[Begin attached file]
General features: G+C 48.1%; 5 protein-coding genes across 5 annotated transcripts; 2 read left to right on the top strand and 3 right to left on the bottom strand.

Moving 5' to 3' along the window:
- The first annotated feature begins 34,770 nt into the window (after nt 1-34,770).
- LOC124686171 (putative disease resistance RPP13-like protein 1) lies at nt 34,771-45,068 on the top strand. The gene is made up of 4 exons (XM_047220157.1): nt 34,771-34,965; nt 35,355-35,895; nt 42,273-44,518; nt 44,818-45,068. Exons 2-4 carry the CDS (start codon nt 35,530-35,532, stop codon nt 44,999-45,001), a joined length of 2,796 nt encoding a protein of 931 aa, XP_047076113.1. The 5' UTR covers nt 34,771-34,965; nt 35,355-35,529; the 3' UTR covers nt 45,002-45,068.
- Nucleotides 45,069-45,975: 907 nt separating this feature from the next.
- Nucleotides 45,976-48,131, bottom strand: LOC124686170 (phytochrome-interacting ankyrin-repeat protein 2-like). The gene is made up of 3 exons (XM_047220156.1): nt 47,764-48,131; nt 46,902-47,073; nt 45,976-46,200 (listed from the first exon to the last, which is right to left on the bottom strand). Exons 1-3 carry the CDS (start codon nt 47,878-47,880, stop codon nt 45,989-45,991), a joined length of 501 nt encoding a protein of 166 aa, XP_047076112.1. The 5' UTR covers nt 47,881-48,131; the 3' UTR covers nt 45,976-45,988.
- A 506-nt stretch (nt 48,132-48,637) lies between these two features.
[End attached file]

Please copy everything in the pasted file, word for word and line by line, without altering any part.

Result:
General features: G+C 48.1%; 5 protein-coding genes across 5 annotated transcripts; 2 read left to right on the top strand and 3 right to left on the bottom strand.

Moving 5' to 3' along the window:
- The first annotated feature begins 34,770 nt into the window (after nt 1-34,770).
- LOC124686171 (putative disease resistance RPP13-like protein 1) lies at nt 34,771-45,068 on the top strand. The gene is made up of 4 exons (XM_047220157.1): nt 34,771-34,965; nt 35,355-35,895; nt 42,273-44,518; nt 44,818-45,068. Exons 2-4 carry the CDS (start codon nt 35,530-35,532, stop codon nt 44,999-45,001), a joined length of 2,796 nt encoding a protein of 931 aa, XP_047076113.1. The 5' UTR covers nt 34,771-34,965; nt 35,355-35,529; the 3' UTR covers nt 45,002-45,068.
- Nucleotides 45,069-45,975: 907 nt separating this feature from the next.
- Nucleotides 45,976-48,131, bottom strand: LOC124686170 (phytochrome-interacting ankyrin-repeat protein 2-like). The gene is made up of 3 exons (XM_047220156.1): nt 47,764-48,131; nt 46,902-47,073; nt 45,976-46,200 (listed from the first exon to the last, which is right to left on the bottom strand). Exons 1-3 carry the CDS (start codon nt 47,878-47,880, stop codon nt 45,989-45,991), a joined length of 501 nt encoding a protein of 166 aa, XP_047076112.1. The 5' UTR covers nt 47,881-48,131; the 3' UTR covers nt 45,976-45,988.
- A 506-nt stretch (nt 48,132-48,637) lies between these two features.